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I'm solving a deadlocking issue while I noticed the lock behavior is different when I use clustered and non-clustered index on the id field. The deadlock issue seems to be solved if clusted index or primary key is applied to the id field.

I have different transactions doing one or more updates to different rows, e.g. transaction A will only update row with ID=a, tx B will only touch row with ID=b etc.

And I have understand that without index, the update will acquire update lock for all the rows and covert to exclusive lock when necessary, which will eventually leads to deadlock. But I fail to find out why with non-clustered index, the deadlock is still there (though hit rate seems to be dropped)

Data table:

CREATE TABLE [dbo].[user](
    [id] [int] IDENTITY(1,1) NOT NULL,
    [userName] [nvarchar](255) NULL,
    [name] [nvarchar](255) NULL,
    [phone] [nvarchar](255) NULL,
    [password] [nvarchar](255) NULL,
    [ip] [nvarchar](30) NULL,
    [email] [nvarchar](255) NULL,
    [pubDate] [datetime] NULL,
    [todoOrder] [text] NULL
)

Deadlock trace

deadlock-list
deadlock victim=process4152ca8
process-list
process id=process4152ca8 taskpriority=0 logused=0 waitresource=RID: 5:1:388:29 waittime=3308 ownerId=252354 transactionname=user_transaction lasttranstarted=2014-04-11T00:15:30.947 XDES=0xb0bf180 lockMode=U schedulerid=3 kpid=11392 status=suspended spid=57 sbid=0 ecid=0 priority=0 trancount=2 lastbatchstarted=2014-04-11T00:15:30.953 lastbatchcompleted=2014-04-11T00:15:30.950 lastattention=1900-01-01T00:00:00.950 clientapp=.Net SqlClient Data Provider hostname=BOOD-PC hostpid=9272 loginname=getodo_sql isolationlevel=read committed (2) xactid=252354 currentdb=5 lockTimeout=4294967295 clientoption1=671088672 clientoption2=128056
executionStack
frame procname=adhoc line=1 stmtstart=62 sqlhandle=0x0200000062f45209ccf17a0e76c2389eb409d7d970b0f89e00000000000000000000000000000000
update [user] WITH (ROWLOCK) set [todoOrder]=@para0 where id=@owner
frame procname=unknown line=1 sqlhandle=0x00000000000000000000000000000000000000000000000000000000000000000000000000000000
unknown
inputbuf
(@para0 nvarchar(2)<c/>@owner int)update [user] WITH (ROWLOCK) set [todoOrder]=@para0 where id=@owner
process id=process4153468 taskpriority=0 logused=4652 waitresource=KEY: 5:72057594042187776 (3fc56173665b) waittime=3303 ownerId=252344 transactionname=user_transaction lasttranstarted=2014-04-11T00:15:30.920 XDES=0x4184b78 lockMode=U schedulerid=3 kpid=7272 status=suspended spid=58 sbid=0 ecid=0 priority=0 trancount=2 lastbatchstarted=2014-04-11T00:15:30.960 lastbatchcompleted=2014-04-11T00:15:30.960 lastattention=1900-01-01T00:00:00.960 clientapp=.Net SqlClient Data Provider hostname=BOOD-PC hostpid=9272 loginname=getodo_sql isolationlevel=read committed (2) xactid=252344 currentdb=5 lockTimeout=4294967295 clientoption1=671088672 clientoption2=128056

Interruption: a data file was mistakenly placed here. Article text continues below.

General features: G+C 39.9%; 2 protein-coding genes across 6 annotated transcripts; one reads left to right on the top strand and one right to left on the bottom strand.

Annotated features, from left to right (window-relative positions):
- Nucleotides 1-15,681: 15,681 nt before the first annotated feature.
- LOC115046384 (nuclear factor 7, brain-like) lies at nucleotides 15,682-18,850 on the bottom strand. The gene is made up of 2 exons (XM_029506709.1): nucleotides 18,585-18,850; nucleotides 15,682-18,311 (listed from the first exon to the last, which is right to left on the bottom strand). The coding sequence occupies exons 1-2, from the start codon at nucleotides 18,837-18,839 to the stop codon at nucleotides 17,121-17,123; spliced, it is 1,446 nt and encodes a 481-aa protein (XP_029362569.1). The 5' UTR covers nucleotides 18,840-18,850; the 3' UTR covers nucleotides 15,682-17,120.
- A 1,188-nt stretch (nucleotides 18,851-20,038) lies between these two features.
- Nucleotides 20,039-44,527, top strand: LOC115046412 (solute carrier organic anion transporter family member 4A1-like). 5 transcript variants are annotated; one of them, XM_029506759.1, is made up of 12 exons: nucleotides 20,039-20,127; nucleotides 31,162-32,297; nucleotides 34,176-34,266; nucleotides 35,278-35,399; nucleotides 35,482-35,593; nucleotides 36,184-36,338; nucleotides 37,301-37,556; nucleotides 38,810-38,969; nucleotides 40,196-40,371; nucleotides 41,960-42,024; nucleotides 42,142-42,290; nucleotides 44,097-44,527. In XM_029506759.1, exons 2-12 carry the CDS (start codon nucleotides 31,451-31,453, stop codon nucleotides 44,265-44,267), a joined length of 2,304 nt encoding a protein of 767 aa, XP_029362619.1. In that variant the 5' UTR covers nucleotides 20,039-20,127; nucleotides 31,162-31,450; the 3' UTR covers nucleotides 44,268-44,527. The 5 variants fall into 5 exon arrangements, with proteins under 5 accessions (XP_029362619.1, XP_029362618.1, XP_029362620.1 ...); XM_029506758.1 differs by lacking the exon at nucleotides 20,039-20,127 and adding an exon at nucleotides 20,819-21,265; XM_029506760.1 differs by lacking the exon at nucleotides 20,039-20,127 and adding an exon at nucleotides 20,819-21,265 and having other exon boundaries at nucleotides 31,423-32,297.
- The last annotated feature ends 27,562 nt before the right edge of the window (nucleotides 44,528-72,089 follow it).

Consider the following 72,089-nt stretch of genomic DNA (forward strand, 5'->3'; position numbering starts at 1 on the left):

executionStack
frame procname=adhoc line=1 stmtstart=60 sqlhandle=0x02000000d4616f250747930a4cd34716b610a8113cb92fbc00000000000000000000000000000000
update [user] WITH (ROWLOCK) set [todoOrder]=@para0 where id=@uid
frame procname=unknown line=1 sqlhandle=0x00000000000000000000000000000000000000000000000000000000000000000000000000000000
unknown
inputbuf
(@para0 nvarchar(61)<c/>@uid int)update [user] WITH (ROWLOCK) set [todoOrder]=@para0 where id=@uid
resource-list
ridlock fileid=1 pageid=388 dbid=5 objectname=SQL2012_707688_webows.dbo.user id=lock3f7af780 mode=X associatedObjectId=72057594042122240
owner-list
owner id=process4153468 mode=X
waiter-list
waiter id=process4152ca8 mode=U requestType=wait
keylock hobtid=72057594042187776 dbid=5 objectname=SQL2012_707688_webows.dbo.user indexname=10 id=lock3f7ad700 mode=U associatedObjectId=72057594042187776
owner-list
owner id=process4152ca8 mode=U
waiter-list
waiter id=process4153468 mode=U requestType=wait

Also an interesting and possible related finding is that clustered and non-clustered index seems to have different lock behaviors

When use the clustered index, there is an exclusive lock on the key as well as an exclusive lock on RID when do update, which is expected; while there are two exclusive lock on two different RID if non-clustered index is used, which confuses me.

Would be helpful if anyone can explain why on this too.

Test SQL:

use SQL2012_707688_webows;
begin transaction;
update [user] with (rowlock) set todoOrder='{1}' where id = 63501
exec sp_lock;
commit;

With id as Clustered Index:

spid    dbid    ObjId   IndId   Type    Resource    Mode    Status
53  5   917578307   1   KEY (b1a92fe5eed4)                      X   GRANT
53  5   917578307   1   PAG 1:879                               IX  GRANT
53  5   917578307   1   PAG 1:1928                              IX  GRANT
53  5   917578307   1   RID 1:879:7                             X   GRANT

With id as Non-Clustered Index

spid    dbid    ObjId   IndId   Type    Resource    Mode    Status
53  5   917578307   0   PAG 1:879                               IX  GRANT
53  5   917578307   0   PAG 1:1928                              IX  GRANT
53  5   917578307   0   RID 1:879:7                             X   GRANT
53  5   917578307   0   RID 1:1928:18                           X   GRANT

EDIT1 : Details of deadlock without any index
Say I have two tx A and B, each with two update statements, different row of course
tx A

update [user] with (rowlock) set todoOrder='{1}' where id = 63501
update [user] with (rowlock) set todoOrder='{2}' where id = 63501

tx B

update [user] with (rowlock) set todoOrder='{3}' where id = 63502
update [user] with (rowlock) set todoOrder='{4}' where id = 63502

{1} and {4} would have a chance of deadlock, since

at {1}, U lock is requested for row 63502 since it needs to do a table scan, and X lock could have been hold on row 63501 since it matches the condition

at {4}, U lock is requested for row 63501, and X lock already hold for 63502

so we have txA holds 63501 and waits 63502 while txB holds 63502 waiting for 63501, which is a deadlock